GluA1 knockout mice, ACC LTP is abolished. However, LTP is intact or slightly enhanced in mice lacking GluA2 [44].

11. Protein kinase M zeta activity is required for the maintenance of anterior cingulate cortex long-term potentiation

Protein kinase M zeta (PKMZ) has been suggested as a key factor in maintaining LTP in the learning-related hippocampus [45,46]. In the ACC, recent studies indicate that PKMZ is important for maintaining L-LTP. Blocking the activities of PKMZ by Z-pseudo-substrate inhibitory peptide (ZIP) erased late-phase LTP induced by TBS (figure 4) [12]. By contrast, ZIP alone did not affect baseline synaptic responses in the ACC. Similar effects of ZIP on L-LTP have been found in the insular cortex, another important brain area for chronic pain [23]. Therefore, PKMZ may interact with GluA1 to maintain L-LTP in the ACC. Inhibiting PKMZ activity can thus be potentially useful for treating pain [47,48].

12. In vivo anterior cingulate cortex long-term potentiation occurs in the anterior cingulate cortex after injury

In the brain slices, cingulate synapses can undergo LTP after the experimentally designed training protocols. One major question for in vitro study of LTP is its physiological or pathological relevance. One reason for studying ACC plasticity is its potential link to the injury-related central plasticity. Can LTP be detected in vivo in the ACC after peripheral injury? Indeed, peripheral digit amputation triggers significant and long-lasting enhancement of synaptic responses within the ACC [49]. Importantly, under in vivo conditions, peripheral sensory activity is not important for potentiation, because a local anaesthetic, QX-314, injected into the hindpaw (5%) did not affect the synaptic potentiation in the ACC [49].

Because it is difficult to determine the origin of electrical changes using field recordings in vivo, we performed intra-cellular recordings from anaesthetized rats. We found that there was a long-lasting membrane potential depolarization in ACC neurons of adult rats after digit amputation in vivo [50]. Shortly after digit amputation of the hindpaw, the membrane potential of intracellularly recorded ACC neurons quickly depolarized from about — 70 to —15 mV and then slowly repolarized. The duration of this amputation-induced depolarization was about 40 min. Intracellular staining revealed that these neurons were pyramidal neurons in the ACC. An NMDA receptor antagonist, MK-801, significantly reduced the depolarization. Furthermore, the evoked EPSPs from ACC pyramidal cells to peripheral sensory stimuli were increased significantly and lasted for up to 7 days [51].

13. Detection of anterior cingulate cortex potentiation in in vitro brain slices after injury

Although in vivo electrophysiology provides direct evidence for pathological relevance of LTP in the ACC, it is difficult for studying cellular and molecular mechanisms. Detecting

enhanced transmission after chronic pain

• W1 StÇ, GluN2B


spinal cord

Figure 4. Postsynaptic and presynaptic mechanisms of chronic pain in the cortex. Excitatory synaptic transmission (left). Action potentials from the thalamic projection fibres trigger release of vesicles containing glutamate. Fast excitatory transmission is mediated by glutamate in the ACC. EPSCs are mediated by AMPA receptors, while small percentages of EPSCs are mediated by kainate receptors. Peripheral inflammatory or nerve injuries lead to presynaptic and postsynaptic changes within ACC synapses (right). At postsynaptic sites, the insertion of additional AMPA receptors and NMDA GluN2B (NR2B) receptors into active synapses significantly enhance synaptic responses to presynaptic stimulation. Similar to ACC LTP (figure 3), AC1-dependent PKA and CREB pathways are probably important for triggering and maintaining postsynaptic potentiation. In addition to postsynaptic potentiation, presynaptic enhancement of glutamate release also takes place after peripheral injury. Possible presynaptic activity of AC1 is critical for presynaptic potentiation. The exact mechanism for injury triggering presynaptic enhancement remains to be elicited in future studies. Enhanced excitability of neurons in the ACC may also affect spinal nociceptive transmission by activating descending facilitatory system.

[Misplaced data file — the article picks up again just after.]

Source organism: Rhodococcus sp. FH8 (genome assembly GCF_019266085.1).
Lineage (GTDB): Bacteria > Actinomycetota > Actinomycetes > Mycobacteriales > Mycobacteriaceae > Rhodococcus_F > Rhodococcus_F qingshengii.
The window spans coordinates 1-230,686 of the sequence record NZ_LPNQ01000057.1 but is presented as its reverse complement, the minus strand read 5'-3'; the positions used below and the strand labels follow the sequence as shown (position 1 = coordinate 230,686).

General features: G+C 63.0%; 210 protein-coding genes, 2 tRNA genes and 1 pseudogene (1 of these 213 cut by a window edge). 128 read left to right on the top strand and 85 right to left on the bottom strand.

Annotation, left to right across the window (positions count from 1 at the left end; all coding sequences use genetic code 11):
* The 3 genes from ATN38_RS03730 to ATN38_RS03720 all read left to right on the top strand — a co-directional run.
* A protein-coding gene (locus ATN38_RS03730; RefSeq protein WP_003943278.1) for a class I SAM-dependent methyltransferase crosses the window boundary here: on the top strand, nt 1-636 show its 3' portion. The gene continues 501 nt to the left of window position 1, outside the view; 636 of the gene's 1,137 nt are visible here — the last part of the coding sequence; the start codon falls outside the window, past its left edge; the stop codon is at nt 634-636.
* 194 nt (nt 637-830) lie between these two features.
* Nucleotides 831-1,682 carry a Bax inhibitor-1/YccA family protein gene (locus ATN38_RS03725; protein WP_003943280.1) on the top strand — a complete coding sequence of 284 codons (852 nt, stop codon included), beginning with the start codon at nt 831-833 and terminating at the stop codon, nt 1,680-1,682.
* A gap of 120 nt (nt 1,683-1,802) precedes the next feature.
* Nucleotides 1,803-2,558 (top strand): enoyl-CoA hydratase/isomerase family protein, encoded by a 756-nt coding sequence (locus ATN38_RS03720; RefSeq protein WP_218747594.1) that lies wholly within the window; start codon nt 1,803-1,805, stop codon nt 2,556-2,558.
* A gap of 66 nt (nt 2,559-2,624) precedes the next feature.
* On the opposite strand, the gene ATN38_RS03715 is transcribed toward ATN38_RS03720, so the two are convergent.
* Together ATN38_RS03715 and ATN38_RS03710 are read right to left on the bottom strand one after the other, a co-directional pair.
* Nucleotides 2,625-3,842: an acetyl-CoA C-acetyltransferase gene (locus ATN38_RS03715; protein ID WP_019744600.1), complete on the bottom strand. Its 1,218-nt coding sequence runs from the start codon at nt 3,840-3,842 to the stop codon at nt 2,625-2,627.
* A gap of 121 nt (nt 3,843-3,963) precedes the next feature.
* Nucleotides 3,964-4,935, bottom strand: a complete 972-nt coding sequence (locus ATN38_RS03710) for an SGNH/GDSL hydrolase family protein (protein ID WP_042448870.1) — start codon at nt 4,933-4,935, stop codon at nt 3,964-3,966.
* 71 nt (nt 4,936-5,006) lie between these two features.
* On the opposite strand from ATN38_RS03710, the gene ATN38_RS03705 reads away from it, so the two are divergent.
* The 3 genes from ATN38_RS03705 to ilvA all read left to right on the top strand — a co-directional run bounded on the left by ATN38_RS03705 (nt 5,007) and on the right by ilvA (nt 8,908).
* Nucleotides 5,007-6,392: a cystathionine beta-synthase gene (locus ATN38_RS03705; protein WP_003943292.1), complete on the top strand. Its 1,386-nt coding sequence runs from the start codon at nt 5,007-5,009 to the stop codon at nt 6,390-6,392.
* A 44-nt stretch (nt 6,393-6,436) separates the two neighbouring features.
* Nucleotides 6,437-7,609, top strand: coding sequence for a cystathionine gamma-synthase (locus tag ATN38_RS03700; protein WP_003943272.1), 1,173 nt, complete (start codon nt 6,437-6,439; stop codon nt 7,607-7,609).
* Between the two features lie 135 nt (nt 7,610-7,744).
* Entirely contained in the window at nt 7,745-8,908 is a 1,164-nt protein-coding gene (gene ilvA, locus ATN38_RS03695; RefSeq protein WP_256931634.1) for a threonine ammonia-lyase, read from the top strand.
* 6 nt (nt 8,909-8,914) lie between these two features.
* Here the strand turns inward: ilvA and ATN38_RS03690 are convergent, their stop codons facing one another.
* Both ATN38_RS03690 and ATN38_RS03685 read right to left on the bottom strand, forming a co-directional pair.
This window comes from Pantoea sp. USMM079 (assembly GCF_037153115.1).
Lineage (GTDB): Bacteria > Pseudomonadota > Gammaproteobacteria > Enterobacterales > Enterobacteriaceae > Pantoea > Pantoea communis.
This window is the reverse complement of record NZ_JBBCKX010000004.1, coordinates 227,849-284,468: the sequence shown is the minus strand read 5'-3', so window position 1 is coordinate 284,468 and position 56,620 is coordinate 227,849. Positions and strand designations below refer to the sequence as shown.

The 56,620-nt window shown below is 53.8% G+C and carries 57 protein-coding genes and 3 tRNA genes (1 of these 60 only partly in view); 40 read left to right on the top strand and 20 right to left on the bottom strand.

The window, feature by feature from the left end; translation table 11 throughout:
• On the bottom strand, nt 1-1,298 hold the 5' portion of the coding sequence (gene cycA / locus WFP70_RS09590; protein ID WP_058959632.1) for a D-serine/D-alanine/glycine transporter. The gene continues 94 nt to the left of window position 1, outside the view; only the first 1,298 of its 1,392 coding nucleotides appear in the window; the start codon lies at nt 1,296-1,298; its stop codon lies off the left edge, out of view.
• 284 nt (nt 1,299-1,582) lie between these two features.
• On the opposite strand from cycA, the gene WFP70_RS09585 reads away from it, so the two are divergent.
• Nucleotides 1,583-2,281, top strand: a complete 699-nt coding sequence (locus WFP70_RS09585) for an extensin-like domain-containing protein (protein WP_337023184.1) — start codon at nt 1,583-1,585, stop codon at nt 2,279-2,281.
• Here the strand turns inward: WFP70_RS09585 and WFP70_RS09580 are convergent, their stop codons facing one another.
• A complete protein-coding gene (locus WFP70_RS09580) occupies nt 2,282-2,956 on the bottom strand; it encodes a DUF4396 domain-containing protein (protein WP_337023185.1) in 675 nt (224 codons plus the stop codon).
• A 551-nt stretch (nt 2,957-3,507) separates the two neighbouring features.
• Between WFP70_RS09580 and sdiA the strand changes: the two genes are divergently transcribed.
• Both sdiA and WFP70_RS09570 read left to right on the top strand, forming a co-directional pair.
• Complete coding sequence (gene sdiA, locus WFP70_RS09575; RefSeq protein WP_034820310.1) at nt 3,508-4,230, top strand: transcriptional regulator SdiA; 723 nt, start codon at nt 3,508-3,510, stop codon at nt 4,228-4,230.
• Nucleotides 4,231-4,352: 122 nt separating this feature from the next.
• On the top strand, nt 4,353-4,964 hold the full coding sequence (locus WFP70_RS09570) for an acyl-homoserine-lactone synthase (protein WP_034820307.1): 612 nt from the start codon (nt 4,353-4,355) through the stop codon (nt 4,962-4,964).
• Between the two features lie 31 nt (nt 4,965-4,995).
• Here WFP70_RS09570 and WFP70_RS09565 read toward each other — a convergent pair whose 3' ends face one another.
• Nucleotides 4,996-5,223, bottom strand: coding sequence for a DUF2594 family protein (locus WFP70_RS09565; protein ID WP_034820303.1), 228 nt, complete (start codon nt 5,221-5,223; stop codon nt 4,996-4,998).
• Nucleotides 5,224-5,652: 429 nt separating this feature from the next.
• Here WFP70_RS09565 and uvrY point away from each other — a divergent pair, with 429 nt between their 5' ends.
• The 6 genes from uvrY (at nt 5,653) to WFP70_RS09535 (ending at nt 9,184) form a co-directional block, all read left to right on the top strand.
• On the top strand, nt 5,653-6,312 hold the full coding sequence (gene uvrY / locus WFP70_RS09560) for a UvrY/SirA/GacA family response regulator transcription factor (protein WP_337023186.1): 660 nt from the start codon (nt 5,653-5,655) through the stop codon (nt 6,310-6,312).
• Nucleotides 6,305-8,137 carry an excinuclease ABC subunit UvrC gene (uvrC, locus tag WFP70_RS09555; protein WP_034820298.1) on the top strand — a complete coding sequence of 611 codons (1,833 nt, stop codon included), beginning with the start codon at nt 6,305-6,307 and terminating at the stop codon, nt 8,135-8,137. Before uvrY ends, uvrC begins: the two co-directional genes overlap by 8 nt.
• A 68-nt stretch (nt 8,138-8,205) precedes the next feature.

synaptic changes in the brain slices of animals with chronic pain will provide us opportunities to study the basic mechanisms of chronic pain. In fact, both postsynaptic and presynaptic changes are reported in the brain slices of animals with inflammatory or neuropathic pain. Furthermore, in addition to changes in glutamate AMPA receptors, NMDA GluN2B receptors are also found to undergo LTP.

(a) AMPA receptors

To detect possible changes in synaptic transmission within the ACC after nerve injury, AMPA-receptor-mediated EPSCs in pyramidal neurons in the layer II/III of the ACC were measured in mice with peripheral nerve ligation [52]. The input (stimulation intensity) -output (EPSC amplitude) curve of AMPA-receptor-mediated current was significantly shifted to the left after peripheral nerve injury, compared with that in control group. These results suggest that excitatory synaptic transmission is increased in the ACC after peripheral nerve injury. Similar changes are found in ACC neurons in animal models of inflammation induced by complete Freund's adjuvant (CFA) [53]. Enhanced synaptic transmission is also found in rats with inflammation. Bie et al. [54] reported that CFA inflammation in rats triggered increased AMPA-receptor-mediated responses in ACC neurons with observed leftward shift of the input-output curves. In addition, the